Wood Walton was in the historic and administrative county of Huntingdonshire until 1965. From 1965, the village was part of the new administrative county of Huntingdon and Peterborough. Then in 1974, following the Local Government Act 1972, Wood Walton became a part of the county of Cambridgeshire.
The second tier of local government is Huntingdonshire District Council which is a non-metropolitan district of Cambridgeshire and has its headquarters in Huntingdon. Huntingdonshire District Council has 52 councillors representing 29 district wards. Huntingdonshire District Council collects the council tax, and provides services such as building regulations, local planning, environmental health, leisure and tourism. Wood Walton is a part of the district ward of Upwood and The Raveleys and is represented on the district council by one councillor. District councillors serve for four year terms following elections to Huntingdonshire District Council.
For Wood Walton the highest tier of local government is Cambridgeshire County Council which has administration buildings in Cambridge. The county council provides county-wide services such as major road infrastructure, fire and rescue, education, social services, libraries and heritage services. Cambridgeshire County Council consists of 69 councillors representing 60 electoral divisions. Wood Walton is part of the electoral division of Warboys and Upwood  and is represented on the county council by one councillor.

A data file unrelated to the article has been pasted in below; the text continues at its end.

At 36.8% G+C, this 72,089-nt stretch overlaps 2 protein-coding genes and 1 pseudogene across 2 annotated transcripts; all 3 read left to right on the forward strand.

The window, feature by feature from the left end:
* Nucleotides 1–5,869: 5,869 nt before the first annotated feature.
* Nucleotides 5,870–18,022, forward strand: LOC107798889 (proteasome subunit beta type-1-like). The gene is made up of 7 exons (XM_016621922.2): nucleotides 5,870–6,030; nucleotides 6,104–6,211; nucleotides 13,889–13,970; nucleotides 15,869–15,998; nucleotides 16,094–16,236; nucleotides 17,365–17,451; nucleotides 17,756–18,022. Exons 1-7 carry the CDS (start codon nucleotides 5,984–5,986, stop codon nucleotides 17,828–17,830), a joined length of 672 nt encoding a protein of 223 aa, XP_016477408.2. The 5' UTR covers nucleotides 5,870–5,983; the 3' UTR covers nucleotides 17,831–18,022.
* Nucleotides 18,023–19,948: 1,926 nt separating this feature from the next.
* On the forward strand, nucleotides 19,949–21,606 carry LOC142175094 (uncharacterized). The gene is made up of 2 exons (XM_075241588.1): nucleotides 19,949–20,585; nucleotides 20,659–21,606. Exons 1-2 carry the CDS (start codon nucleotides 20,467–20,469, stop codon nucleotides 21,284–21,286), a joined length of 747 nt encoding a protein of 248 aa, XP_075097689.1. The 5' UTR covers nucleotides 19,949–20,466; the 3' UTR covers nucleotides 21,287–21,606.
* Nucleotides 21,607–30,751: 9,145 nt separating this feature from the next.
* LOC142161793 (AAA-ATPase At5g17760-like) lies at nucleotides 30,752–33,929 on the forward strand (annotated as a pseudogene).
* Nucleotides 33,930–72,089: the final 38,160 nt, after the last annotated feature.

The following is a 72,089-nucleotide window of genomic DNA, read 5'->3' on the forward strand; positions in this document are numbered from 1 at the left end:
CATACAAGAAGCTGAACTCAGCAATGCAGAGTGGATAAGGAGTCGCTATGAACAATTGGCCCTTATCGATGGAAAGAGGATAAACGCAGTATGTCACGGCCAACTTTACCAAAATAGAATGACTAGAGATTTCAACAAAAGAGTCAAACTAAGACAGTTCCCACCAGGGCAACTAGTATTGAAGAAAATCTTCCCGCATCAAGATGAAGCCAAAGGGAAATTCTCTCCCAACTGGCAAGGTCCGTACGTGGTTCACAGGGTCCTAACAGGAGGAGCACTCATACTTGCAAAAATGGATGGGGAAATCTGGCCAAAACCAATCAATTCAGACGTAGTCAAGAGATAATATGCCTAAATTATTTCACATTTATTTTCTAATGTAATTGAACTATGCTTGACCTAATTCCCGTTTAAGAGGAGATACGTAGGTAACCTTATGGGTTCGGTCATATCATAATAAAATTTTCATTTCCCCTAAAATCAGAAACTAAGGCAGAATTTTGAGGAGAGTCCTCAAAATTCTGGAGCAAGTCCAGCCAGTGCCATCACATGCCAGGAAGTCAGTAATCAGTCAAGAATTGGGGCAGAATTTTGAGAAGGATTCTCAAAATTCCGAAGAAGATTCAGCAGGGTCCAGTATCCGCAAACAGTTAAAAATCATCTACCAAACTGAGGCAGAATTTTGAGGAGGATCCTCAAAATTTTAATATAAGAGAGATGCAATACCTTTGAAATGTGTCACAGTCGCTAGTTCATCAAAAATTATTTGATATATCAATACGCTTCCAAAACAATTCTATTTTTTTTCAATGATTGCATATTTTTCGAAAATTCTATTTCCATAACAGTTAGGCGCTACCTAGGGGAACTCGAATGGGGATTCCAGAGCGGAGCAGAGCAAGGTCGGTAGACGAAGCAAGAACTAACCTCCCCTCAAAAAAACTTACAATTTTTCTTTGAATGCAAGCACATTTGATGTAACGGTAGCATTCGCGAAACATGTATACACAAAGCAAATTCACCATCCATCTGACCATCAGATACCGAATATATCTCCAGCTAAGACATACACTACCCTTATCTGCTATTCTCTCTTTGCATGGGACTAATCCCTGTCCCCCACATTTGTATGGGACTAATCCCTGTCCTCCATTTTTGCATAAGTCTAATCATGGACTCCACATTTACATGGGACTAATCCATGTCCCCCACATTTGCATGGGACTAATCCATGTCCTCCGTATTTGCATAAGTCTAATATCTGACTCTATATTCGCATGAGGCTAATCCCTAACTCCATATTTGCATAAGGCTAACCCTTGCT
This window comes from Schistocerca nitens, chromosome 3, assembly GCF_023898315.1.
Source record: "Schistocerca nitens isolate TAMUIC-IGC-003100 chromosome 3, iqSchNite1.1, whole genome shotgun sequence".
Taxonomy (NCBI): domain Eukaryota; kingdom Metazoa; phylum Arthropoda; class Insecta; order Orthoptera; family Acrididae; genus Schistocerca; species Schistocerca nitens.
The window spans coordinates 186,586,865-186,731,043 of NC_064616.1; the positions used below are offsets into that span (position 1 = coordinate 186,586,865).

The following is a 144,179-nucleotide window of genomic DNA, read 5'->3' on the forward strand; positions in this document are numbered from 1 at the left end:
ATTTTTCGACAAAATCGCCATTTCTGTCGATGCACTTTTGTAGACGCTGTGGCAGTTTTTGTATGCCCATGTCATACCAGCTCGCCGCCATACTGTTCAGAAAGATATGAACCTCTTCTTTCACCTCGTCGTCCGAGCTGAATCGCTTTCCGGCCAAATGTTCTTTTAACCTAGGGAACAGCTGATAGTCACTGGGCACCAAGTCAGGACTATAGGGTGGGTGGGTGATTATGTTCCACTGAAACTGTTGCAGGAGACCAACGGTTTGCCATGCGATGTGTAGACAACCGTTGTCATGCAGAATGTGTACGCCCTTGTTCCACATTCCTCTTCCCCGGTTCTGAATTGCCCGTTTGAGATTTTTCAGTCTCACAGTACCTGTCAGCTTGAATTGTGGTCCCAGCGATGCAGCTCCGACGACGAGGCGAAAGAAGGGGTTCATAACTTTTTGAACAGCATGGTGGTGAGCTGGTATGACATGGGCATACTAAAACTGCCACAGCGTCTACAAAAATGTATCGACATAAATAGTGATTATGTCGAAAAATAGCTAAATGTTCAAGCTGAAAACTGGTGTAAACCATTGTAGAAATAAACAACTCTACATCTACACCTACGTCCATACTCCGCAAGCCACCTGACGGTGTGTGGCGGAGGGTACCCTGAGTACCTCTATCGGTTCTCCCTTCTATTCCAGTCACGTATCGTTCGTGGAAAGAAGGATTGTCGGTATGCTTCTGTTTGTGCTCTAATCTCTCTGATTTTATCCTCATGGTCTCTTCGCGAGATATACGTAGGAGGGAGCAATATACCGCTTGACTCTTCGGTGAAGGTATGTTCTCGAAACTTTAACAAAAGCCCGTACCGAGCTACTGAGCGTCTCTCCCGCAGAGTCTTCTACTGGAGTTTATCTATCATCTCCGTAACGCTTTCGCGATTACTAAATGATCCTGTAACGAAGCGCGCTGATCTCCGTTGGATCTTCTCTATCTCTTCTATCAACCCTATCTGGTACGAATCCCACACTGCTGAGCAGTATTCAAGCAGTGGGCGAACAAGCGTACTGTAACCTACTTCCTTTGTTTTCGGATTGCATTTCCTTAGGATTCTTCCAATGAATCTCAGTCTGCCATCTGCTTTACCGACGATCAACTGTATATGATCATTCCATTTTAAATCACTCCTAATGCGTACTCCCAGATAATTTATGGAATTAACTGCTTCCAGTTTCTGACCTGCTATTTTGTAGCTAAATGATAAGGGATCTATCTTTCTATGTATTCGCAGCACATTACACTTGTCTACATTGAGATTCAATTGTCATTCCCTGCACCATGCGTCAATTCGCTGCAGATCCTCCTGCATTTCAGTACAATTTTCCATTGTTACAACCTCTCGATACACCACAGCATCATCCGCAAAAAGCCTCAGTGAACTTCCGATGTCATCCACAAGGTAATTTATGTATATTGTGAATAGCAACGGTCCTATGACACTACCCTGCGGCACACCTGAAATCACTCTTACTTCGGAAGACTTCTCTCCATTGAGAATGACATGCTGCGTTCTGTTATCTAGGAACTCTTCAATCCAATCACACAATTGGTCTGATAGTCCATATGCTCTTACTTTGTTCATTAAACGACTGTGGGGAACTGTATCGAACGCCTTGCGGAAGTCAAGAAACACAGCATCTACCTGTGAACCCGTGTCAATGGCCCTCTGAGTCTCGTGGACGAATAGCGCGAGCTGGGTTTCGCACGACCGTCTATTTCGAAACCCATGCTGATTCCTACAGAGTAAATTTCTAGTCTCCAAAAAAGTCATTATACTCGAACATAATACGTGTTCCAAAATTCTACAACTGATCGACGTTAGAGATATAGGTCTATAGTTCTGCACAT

At Westminster Wood Walton is in the parliamentary constituency of North West Cambridgeshire, and elects one Member of Parliament (MP) by the first past the post system of election. Wood Walton is represented in the House of Commons by Shailesh Vara (Conservative). Shailesh Vara has represented the constituency since 2005. The previous member of parliament was Brian Mawhinney (Conservative) who represented the constituency between 1997 and 2005. For the European Parliament Wood Walton is part of the East of England constituency which elects seven MEPs using the d'Hondt method of party-list proportional representation.
In the period 1801 to 1901 the population of Wood Walton was recorded every ten years by the UK census. During this time the population was in the range of 158 (the lowest was in 1811) and 388 (the highest was in 1861).
From 1901, a census was taken every ten years with the exception of 1941 (due to the Second World War).
All population census figures from report Historic Census figures Cambridgeshire to 2011 by Cambridgeshire Insight.
In 2011, the parish covered an area of 4,860 acres (1,967 hectares) and the population density of Wood Walton in 2011 was 32 persons per square mile (12.4 per square kilometre).
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- "GENUKI: Wood Walton". www.genuki.org.uk. Retrieved 18 September 2010.
- Dr Ann Williams, Professor G.H. Martin, eds. (1992). Domesday Book: A Complete Translation. London: Penguin Books. pp. 551–561. ISBN 0-141-00523-8.
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- "Historic Census figures Cambridgeshire to 2011" (xlsx - download). www.cambridgeshireinsight.org.uk. Cambridgeshire Insight. Retrieved 12 February 2016.
Media related to Woodwalton at Wikimedia Commons